Seasons of GriefAre you going through a season of grief where you are struggling to grieve?
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One Lost Son
I will go home to my father and say, “Father, I have sinned against both
heaven and you” (v.18).
This story of the prodigal son is one of the most
famous and familiar of Jesus’ parables. And the
most personal. For it touches an area that is often
the most painful—our children.
In the parables of the lost sheep (Luke 15:3-7) and lost
coin (vv.8-10), the emphasis is on the lostness and the
relentless efforts of the owners to recover what was lost
(vv.4,8). The sheep was lost due to its natural propensity
or weakness to stray; the coin through carelessness. But the
son was lost because of his own willful sinfulness (vv.11-13).
Instead of a seeking shepherd and a searching
woman, we have a waiting father. The aggrieved father
did not relentlessly pursue his wayward son. Instead, he
patiently waited for the son to return. Undoubtedly, the
father had perseveringly prayed for his son to come “to
his senses” (v.17).
The turnaround came when the son willed to “go
home to [his] father and say, ‘Father, I have sinned
against both heaven and you’” (v.18). The son also took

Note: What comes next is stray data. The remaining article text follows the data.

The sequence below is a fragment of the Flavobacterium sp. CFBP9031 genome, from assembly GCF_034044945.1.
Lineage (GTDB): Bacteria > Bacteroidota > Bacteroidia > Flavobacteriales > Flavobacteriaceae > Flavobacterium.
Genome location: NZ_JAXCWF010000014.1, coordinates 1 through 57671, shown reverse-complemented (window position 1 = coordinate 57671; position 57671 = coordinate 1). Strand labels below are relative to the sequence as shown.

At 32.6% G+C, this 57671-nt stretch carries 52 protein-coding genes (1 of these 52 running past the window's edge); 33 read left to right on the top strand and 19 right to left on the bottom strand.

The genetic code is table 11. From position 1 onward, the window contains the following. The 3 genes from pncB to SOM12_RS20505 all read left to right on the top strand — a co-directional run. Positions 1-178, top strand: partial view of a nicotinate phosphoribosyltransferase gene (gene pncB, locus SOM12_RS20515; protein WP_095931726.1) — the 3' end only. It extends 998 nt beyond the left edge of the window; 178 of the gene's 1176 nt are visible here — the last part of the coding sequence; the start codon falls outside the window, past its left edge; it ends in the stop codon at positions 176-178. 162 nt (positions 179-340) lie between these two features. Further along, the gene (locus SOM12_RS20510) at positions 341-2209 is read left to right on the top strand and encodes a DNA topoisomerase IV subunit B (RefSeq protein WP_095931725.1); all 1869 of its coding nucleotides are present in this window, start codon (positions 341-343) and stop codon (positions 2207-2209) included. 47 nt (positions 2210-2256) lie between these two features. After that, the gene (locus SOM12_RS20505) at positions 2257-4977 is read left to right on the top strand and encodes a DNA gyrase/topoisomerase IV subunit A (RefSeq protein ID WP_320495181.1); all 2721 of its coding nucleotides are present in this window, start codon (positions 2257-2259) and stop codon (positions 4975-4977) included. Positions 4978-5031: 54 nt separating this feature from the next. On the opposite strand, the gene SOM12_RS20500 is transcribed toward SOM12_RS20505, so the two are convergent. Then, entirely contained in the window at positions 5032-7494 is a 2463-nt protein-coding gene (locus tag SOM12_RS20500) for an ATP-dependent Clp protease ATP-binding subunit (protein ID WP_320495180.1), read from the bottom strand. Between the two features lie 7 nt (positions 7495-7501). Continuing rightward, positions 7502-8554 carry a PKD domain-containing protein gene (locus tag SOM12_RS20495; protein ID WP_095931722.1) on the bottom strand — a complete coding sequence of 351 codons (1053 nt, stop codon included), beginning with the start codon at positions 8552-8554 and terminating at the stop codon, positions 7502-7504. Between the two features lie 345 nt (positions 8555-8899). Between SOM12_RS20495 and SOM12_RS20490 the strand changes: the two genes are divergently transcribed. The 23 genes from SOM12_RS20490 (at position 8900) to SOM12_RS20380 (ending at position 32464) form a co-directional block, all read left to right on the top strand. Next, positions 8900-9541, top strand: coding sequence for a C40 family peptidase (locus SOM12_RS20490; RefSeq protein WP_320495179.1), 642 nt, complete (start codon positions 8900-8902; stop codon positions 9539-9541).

deliberate steps to come home: “So he returned home to
his father” (v.20).
Why didn’t the father go and search for his lost son?
The first two stories made it clear that Jesus came to seek
and save those who are lost (19:10). But this third story
of the prodigal son emphasizes the responsibility of the
lost—the need for us to repent. The longsuffering Father
patiently and lovingly waits for us to return home. “While he was still a long
way off, his father saw him coming. Filled with love and compassion, he ran
to his son, embraced him, and kissed him” (v.20). The son’s guilty sinfulness is
overshadowed only by the Father’s gracious forgiveness.
Have you willfully left home? Come back to your senses!
Why was the older brother so upset with the reception his younger
brother received from the father? (Luke 15:25). At this point in your life,
are you most like the father, the older brother, or the younger son?
Why didn’t the father stop his son from leaving home and ruining his
young life? What would you have done?
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